Monday, January 31, 2011

A Mideast Reality Check: Will Supporting Democracy Enable Radical Islam?

The ongoing protests in Egypt, which follow protests in other repressive Mid East countries, are yet another reminder of how difficult it is for most politicians and pundits to divorce themselves from the notion that the planet revolves around Washington.

The Al Jazeera-fueled protests have unleashed the inevitable spate of charges
that President Obama has "abandoned" the Arab world, typically from the very neocons who dragooned the Bush administration into the Iraq war, the single most destabilizing regional event in decades.

While I wish well each and every Arab brother and sister who thirsts for democracy while choking back teargas, there is nothing that Obama in particular and the U.S. government in general will do -- let alone can do -- to hasten this change. Washington will not overtly support the protesters by asking Egyptian President Mubarak to step aside.

Egypt is a particularly tough nut because the likelihood of Mubarak going voluntarily, as did his counterpart in Tunisia, is slim, although he is making symbolic concessions like ordering the resignation of his cabinet and appointing a vice president (who in reality is little different than he is), which will be more of a sop to his Western allies than the protesters. And if Mubarak survives, it will be through brutal repression.

Meanwhile, the opposition has coalesced around Nobel laureate Mohamed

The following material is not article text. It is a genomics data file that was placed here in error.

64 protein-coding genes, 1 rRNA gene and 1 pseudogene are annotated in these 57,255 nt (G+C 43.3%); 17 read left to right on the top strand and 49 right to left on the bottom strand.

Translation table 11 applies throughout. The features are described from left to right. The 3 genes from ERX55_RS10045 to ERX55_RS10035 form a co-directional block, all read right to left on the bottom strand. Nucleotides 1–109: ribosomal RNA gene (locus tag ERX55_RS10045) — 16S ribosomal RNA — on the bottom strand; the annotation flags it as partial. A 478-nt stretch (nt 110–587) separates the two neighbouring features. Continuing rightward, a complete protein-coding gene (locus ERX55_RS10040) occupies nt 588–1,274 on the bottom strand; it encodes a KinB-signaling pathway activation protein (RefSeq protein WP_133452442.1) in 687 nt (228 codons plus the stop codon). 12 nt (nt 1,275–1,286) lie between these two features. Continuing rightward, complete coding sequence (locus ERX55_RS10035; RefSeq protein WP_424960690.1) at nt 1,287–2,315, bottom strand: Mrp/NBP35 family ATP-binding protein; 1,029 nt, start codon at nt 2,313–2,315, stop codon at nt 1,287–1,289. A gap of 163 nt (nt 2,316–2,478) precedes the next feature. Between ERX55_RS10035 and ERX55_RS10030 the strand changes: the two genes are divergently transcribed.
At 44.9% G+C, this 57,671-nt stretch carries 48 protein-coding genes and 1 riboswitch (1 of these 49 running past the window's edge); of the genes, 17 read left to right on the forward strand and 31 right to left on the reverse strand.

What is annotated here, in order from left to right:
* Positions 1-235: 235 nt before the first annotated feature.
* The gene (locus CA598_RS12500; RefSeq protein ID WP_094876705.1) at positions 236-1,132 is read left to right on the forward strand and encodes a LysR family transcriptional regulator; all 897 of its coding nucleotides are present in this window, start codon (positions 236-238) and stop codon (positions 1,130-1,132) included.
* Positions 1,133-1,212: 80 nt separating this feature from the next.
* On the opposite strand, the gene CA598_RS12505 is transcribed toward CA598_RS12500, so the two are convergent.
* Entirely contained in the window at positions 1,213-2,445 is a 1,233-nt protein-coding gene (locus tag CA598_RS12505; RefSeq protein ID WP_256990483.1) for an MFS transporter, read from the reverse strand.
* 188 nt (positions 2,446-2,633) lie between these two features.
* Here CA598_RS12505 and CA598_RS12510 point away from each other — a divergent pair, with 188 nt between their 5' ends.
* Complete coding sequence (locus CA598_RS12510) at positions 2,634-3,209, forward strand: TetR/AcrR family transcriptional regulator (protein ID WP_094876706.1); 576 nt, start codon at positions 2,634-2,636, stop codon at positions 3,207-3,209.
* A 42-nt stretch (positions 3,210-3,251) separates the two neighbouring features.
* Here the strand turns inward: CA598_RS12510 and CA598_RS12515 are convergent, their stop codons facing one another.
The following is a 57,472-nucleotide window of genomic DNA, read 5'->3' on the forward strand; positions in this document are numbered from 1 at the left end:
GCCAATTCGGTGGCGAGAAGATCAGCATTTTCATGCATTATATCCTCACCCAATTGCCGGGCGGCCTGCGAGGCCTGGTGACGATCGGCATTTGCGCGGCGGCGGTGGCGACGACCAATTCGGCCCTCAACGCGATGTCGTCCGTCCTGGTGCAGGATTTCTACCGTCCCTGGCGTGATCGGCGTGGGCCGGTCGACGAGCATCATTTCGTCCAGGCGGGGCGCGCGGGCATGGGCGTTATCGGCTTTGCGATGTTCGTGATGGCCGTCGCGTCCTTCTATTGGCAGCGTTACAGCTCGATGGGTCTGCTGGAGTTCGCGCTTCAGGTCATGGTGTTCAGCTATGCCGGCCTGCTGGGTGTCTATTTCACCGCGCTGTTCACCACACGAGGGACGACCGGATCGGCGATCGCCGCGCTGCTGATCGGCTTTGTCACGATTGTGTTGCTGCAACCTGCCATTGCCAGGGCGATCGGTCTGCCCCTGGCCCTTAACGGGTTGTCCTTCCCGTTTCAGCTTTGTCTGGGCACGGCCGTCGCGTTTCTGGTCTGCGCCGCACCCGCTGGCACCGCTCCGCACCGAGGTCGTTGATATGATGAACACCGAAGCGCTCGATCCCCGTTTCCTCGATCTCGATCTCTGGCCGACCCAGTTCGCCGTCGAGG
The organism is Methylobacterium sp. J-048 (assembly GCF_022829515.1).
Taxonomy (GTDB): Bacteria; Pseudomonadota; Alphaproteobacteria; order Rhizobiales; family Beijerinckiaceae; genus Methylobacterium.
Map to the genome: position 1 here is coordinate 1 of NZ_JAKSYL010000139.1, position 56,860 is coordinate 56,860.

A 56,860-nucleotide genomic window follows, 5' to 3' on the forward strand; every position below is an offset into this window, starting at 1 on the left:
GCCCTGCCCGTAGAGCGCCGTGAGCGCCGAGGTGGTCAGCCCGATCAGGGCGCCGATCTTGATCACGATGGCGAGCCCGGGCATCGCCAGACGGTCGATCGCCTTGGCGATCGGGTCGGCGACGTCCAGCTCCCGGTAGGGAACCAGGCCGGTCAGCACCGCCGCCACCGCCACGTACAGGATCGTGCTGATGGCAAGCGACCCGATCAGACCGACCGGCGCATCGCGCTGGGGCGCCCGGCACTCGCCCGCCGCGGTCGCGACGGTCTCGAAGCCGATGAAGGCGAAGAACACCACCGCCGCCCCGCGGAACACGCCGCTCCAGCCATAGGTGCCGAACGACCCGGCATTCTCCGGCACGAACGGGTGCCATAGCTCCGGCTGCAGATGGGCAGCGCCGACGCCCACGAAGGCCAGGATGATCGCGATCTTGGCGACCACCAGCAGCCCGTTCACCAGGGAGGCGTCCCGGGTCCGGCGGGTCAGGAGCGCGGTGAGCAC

ElBaradei but remains grassroots and young in the extreme, which is to say not nearly well organized and seasoned as it was in Iran. A conspicuous exception is the transnational and ultra-conservative Muslim Brotherhood, which is outlawed in Egypt and is staying in the shadows for the time being, although it has endorsed ElBaradei as a negotiator for the protesters.

Then there is the fact that the U.S. and its foreign aid largess has, to a great extent, kept Mubarak in power. He makes nice with Israel, the U.S.'s all-important regional ally, while Egypt has been a reliable bulwark against terrorism. And although the Muslim Brotherhood has renounced more violent expressions of Islam, the group arguably would be the U.S.'s worst nightmare if Mubarak were to go and it came to power.

Then there is the biggest question of all in this hall of mirrors: Is the U.S. support of democracy in the Mideast at its heart a sham? And if democracy were to be possible in, say Egypt, which I have grave doubts about, would it encourage radical Islam, replacing one kind of tyranny with another?

I don't think we'll find out anytime soon. But when and if we do, the payback could be a bitch and a half.